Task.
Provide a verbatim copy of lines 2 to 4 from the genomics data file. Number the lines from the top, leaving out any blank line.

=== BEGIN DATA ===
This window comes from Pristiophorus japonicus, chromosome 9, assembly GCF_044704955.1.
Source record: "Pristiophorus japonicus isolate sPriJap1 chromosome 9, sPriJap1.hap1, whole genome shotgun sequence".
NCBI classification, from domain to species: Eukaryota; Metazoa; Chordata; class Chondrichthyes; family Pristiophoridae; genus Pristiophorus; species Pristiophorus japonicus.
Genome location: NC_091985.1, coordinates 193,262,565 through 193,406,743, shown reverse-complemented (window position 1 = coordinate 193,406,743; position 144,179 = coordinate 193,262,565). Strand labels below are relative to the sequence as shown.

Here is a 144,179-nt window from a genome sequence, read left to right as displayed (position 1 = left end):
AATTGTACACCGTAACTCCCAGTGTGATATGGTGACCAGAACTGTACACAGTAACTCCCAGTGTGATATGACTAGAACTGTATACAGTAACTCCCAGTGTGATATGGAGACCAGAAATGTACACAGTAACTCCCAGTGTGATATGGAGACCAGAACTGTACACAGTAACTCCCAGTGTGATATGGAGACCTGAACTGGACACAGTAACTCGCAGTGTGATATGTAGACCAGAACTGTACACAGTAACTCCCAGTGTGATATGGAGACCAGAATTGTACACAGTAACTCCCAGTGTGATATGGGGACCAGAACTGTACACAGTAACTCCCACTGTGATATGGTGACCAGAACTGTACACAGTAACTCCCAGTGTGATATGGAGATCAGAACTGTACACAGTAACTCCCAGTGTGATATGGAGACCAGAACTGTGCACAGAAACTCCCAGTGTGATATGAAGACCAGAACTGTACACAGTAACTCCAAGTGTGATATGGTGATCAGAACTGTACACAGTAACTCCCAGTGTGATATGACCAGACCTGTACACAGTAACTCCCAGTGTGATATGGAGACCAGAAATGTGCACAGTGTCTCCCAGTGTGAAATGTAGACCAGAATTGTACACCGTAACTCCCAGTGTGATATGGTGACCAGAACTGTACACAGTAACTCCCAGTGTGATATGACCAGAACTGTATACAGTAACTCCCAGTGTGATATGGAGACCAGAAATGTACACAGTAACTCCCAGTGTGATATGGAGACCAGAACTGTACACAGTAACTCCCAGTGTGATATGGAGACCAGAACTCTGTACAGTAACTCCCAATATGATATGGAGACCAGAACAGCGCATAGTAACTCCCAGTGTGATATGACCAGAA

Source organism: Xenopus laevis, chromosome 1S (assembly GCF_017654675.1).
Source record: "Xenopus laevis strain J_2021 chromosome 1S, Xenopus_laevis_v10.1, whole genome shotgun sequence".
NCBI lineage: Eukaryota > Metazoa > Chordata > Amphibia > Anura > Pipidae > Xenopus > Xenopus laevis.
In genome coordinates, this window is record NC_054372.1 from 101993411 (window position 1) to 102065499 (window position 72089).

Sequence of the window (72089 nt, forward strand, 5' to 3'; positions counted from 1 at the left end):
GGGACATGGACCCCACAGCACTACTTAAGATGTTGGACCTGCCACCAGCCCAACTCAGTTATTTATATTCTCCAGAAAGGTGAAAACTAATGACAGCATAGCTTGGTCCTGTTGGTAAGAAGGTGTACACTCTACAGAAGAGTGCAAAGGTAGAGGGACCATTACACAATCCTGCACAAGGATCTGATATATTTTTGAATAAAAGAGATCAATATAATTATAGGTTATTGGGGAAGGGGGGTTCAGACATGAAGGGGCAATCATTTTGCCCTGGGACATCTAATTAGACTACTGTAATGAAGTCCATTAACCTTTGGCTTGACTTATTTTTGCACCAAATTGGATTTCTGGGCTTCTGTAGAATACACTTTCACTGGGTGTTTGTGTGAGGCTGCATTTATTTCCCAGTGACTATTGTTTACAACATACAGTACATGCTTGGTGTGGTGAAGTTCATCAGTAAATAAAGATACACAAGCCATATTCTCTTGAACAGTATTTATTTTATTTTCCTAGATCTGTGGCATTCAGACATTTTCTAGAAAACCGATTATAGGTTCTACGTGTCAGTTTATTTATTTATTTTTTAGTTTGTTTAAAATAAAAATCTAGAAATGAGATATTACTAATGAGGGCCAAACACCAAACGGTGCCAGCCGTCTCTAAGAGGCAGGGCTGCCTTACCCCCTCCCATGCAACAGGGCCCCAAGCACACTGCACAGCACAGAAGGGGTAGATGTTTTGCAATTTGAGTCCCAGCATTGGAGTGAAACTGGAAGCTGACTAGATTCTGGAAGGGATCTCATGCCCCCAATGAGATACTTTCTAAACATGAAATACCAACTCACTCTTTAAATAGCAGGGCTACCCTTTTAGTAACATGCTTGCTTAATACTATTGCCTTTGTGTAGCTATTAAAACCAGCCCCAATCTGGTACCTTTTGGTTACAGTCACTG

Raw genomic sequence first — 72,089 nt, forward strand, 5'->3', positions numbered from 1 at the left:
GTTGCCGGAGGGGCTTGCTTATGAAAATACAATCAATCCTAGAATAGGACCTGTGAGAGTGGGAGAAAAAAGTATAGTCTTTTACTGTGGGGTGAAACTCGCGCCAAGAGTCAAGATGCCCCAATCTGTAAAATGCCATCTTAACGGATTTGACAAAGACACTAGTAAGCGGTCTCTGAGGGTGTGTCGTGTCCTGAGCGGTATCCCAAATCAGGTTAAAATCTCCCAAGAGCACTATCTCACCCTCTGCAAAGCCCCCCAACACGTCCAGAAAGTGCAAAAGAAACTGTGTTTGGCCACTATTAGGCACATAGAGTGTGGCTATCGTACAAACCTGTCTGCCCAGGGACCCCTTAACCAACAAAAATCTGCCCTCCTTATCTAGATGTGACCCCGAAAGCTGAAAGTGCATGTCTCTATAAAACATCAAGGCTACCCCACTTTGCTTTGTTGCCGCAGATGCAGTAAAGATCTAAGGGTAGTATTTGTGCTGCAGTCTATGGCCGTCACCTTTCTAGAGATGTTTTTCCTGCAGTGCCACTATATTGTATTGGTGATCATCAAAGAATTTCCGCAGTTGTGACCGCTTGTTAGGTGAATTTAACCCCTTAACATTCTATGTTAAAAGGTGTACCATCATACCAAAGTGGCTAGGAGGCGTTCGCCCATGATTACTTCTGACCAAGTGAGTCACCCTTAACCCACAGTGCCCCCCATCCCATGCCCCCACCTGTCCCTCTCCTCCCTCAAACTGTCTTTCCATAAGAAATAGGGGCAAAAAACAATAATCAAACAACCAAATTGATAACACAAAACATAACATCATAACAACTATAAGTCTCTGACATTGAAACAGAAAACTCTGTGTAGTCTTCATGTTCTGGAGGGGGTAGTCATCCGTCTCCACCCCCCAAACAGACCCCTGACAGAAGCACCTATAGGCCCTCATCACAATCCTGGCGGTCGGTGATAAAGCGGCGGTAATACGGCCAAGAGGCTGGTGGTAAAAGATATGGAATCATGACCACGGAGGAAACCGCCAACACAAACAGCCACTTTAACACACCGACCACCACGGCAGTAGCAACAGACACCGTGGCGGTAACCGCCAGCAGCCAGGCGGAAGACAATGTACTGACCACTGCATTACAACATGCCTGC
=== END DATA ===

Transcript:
Source record: "Pristiophorus japonicus isolate sPriJap1 chromosome 9, sPriJap1.hap1, whole genome shotgun sequence".
NCBI classification, from domain to species: Eukaryota; Metazoa; Chordata; class Chondrichthyes; family Pristiophoridae; genus Pristiophorus; species Pristiophorus japonicus.
Genome location: NC_091985.1, coordinates 193,262,565 through 193,406,743, shown reverse-complemented (window position 1 = coordinate 193,406,743; position 144,179 = coordinate 193,262,565). Strand labels below are relative to the sequence as shown.